- Interdisciplinary meetings: Leaders and senior physicians from the departments of nuclear medicine, emergency medicine, radiology, and several subsections (including cardiothoracic radiology) met monthly to talk about issues of shared concern. During 2006, they reviewed and discussed recent research on increased radiation exposure in patients and on the effectiveness of various imaging technologies used to diagnose PE.
- Algorithm development: Using the aforementioned research as background, meeting participants developed the algorithm in the fall of 2006. They decided to present it to physicians as a clinical decision support tool rather than a mandate, with physicians retaining the final say about which diagnostic approach to use (although they might be called on to explain their choice).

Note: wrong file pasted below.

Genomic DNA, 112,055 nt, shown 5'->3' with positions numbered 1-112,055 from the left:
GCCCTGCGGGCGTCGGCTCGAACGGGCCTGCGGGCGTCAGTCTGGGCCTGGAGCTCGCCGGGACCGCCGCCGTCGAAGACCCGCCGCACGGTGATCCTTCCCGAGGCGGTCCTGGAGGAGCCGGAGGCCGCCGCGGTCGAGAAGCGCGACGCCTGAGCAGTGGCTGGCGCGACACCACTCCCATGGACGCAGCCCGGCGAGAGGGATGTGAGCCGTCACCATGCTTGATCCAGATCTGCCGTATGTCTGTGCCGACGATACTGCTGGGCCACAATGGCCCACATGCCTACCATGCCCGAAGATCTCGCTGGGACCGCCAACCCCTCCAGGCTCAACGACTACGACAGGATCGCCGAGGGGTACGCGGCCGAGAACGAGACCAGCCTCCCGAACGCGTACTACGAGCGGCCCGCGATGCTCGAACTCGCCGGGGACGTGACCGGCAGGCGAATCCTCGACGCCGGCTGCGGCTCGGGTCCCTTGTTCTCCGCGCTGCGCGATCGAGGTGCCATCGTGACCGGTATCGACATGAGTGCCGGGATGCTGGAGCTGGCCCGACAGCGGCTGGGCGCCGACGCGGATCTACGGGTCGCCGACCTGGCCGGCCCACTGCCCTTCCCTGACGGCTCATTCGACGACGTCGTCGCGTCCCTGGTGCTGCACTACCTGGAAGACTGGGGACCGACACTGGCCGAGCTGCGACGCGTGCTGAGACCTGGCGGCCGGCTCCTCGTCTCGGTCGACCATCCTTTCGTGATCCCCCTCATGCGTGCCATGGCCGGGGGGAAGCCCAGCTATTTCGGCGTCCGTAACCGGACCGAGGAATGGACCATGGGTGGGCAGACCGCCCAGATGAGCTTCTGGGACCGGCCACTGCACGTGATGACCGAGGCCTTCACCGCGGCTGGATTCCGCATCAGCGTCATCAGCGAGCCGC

- Educational seminars/program rollout: In December 2006 and January 2007, the director of nuclear medicine, in collaboration with the chiefs of radiology and cardiothoracic radiology, led two hour-long seminars for ED staff, including residents and attending physicians. Participants discussed information from the literature about the relative accuracy and radiation exposure from V/Q scanning and CT pulmonary angiography. During these sessions, they received a copy of the algorithm as a handout. The protocol was subsequently agreed upon and the department was asked to begin using it.
Resources Used and Skills Needed
- Staffing: The program requires no new staff, as the team members that developed it did so as part of their regular duties, while ED physicians and radiologists participate on an ongoing basis as part of their patient care responsibilities.
- Costs: The program did not require any financial outlay by the hospital. While the cost of a V/Q scan tends to be higher than CT pulmonary angiography, insurers reimburse the hospital for both of these services. In addition, some of the increased per-patient cost presumably would be offset by the long-term reduction in radiation-related health problems.